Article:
The Portfolio Committee on Trade and Industry has resolved to hold a Parliamentary Committee inquiry into the acquisition of 1 064 locomotives by Transnet. This decision followed its discussion with the state-owned transport manufacturing company regarding localisation. The Committee felt it was the second time it was not getting satisfactory answers from the entity regarding the many allegations it faced regarding the localisation programme. These allegations were around kickbacks from the China South Rail amounting to R5.3 billion, the acquisition of 1 064 locomotives at a cost of R50 billion with an inflated price of R10m per locomotive, a maintenance contract valued at R80 billion, and a service provider supplying forged wheels.
It was for these reasons the Committee considered applying Rule 227C of the National Assembly, which states that a Committee of Parliament may institute a Parliamentary inquiry. It agreed to draft the terms of reference for the inquiry itself, and they would be adopted in October when it met again.
Transnet informed the Committee during the sitting that it had implemented contract management controls and processes which were being used regarding the original equipment manufacturers’ (OEMs’) reporting of local content delivery. Transnet had appointed appropriate resources for the execution and oversight of these contract management controls and processes. The South African Bureau of Standards (SABS) had been appointed as the official independent local content verification agency, and it was understood the SABS would be suitably funded by the fiscus to be able to perform its function.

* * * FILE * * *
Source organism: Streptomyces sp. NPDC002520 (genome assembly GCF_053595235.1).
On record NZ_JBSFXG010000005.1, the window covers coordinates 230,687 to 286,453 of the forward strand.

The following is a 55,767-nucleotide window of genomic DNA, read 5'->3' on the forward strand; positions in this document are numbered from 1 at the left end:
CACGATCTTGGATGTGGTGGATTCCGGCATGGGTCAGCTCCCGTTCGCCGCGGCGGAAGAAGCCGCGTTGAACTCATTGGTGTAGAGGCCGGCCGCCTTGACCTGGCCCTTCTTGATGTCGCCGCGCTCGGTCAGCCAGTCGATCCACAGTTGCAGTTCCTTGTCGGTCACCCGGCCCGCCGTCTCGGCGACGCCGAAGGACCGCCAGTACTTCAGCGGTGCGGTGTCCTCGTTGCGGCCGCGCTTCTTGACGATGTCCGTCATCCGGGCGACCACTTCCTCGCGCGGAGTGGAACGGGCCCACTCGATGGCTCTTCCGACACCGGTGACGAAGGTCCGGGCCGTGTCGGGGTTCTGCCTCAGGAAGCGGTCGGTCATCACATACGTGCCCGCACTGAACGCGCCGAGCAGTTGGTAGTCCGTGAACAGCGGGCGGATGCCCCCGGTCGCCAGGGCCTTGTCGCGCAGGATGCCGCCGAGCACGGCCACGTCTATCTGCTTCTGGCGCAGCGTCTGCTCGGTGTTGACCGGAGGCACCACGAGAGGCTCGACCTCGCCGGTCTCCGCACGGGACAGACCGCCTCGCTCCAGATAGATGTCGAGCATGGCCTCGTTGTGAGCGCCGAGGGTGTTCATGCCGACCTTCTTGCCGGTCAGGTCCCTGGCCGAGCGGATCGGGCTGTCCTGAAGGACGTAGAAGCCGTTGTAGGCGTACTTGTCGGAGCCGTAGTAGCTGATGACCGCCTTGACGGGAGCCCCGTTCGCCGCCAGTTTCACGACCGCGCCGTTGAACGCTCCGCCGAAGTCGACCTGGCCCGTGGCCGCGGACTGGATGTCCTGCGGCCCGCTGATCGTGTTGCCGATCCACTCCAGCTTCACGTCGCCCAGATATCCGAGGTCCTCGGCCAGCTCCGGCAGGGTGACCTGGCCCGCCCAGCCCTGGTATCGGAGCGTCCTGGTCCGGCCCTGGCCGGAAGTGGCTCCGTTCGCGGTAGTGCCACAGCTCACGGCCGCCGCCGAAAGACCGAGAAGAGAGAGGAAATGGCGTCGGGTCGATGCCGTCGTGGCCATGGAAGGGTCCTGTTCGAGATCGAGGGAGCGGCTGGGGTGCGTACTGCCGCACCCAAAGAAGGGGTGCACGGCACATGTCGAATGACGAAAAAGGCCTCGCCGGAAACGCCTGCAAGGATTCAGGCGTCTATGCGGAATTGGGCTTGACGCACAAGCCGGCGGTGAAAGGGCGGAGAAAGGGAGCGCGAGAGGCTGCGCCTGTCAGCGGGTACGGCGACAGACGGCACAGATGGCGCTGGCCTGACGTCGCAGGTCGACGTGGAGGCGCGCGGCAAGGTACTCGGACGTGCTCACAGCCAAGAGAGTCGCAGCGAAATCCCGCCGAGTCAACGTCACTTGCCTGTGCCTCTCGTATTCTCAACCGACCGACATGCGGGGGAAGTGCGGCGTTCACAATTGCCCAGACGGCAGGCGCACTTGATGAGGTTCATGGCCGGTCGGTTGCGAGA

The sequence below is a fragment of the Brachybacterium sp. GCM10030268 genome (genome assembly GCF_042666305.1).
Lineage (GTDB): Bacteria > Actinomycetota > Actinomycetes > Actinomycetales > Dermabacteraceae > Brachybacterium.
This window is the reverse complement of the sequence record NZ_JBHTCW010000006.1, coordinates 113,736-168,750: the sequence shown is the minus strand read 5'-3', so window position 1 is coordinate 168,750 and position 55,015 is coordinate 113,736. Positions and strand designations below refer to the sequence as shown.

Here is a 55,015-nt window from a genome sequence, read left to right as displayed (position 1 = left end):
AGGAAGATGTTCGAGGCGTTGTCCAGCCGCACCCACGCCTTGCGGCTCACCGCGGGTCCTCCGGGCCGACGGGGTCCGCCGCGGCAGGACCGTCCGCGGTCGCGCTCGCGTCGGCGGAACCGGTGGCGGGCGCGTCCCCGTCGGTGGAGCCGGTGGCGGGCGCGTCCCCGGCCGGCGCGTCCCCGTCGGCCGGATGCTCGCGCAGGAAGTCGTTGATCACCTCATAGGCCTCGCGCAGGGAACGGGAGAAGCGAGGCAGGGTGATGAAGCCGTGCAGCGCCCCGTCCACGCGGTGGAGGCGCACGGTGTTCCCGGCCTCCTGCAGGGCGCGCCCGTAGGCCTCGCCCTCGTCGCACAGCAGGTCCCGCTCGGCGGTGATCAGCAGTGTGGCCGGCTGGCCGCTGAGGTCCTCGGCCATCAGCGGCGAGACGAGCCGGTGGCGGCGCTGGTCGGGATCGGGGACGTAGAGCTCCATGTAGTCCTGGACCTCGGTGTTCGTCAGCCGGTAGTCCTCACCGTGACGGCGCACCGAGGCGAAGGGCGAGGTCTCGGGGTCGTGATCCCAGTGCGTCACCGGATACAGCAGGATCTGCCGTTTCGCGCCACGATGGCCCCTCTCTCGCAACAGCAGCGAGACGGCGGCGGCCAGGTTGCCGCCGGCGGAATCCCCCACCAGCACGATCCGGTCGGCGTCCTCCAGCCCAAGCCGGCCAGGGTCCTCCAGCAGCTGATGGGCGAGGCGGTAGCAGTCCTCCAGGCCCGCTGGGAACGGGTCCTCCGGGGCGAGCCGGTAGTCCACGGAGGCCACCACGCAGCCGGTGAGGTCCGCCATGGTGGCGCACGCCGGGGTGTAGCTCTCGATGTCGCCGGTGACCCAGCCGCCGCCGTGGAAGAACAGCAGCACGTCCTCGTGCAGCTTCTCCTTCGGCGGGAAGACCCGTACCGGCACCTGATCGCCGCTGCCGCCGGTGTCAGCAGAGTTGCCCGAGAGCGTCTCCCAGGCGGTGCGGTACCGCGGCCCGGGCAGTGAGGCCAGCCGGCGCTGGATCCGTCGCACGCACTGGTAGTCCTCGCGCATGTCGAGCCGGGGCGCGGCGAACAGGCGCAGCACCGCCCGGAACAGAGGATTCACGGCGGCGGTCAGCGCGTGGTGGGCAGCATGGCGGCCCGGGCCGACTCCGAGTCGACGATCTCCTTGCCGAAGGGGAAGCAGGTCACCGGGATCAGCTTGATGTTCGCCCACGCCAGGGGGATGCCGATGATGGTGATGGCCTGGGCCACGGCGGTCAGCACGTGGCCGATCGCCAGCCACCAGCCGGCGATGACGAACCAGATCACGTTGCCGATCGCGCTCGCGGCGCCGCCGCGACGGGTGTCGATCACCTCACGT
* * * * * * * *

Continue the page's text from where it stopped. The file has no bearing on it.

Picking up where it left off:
The Group CEO reported Transnet had local content engagement with DTI prior to the RTF (Request for Tender) for the 1064 locomotive acquisition. During the RFP (Request for Proposals) preparation stages, Transnet engaged with the DTI on a continuous basis to ensure the RFP was compliant with the local content requirements. The designations were fairly new and Transnet wanted to ensure the RFP complied in all aspects regarding local content.
The Committee was briefed about the1 064 locomotive acquisition. In August 2016, Transnet, the Department of Trade and Industry (DTI), the Department of Public Enterprises (DPE), the SABS and the OEMs had presented to the Portfolio Committee on the localisation progress. Transnet had reported that local content documents for the 1 064 locomotive build programme had been submitted to the DTI as required for monitoring and auditing by the SABS. It had also been reported the the SABS was engaging OEMs regarding the monitoring and verification process. However, there had been a challenge with regard to who should pay for the verification costs.
The reasons for not suspending the China South Rail (CSR) contract were explained. The locomotive supply agreement made provision for a standard process that needed to be followed when the OEMs were not performing according to their contractual obligations. If Transnet wished to suspend the contract, Transnet had to provide proof based on a tracked series of events that showed the contractor had failed to deliver according to the contract. To date, the CSR had been delivering locomotives according to the delivery schedule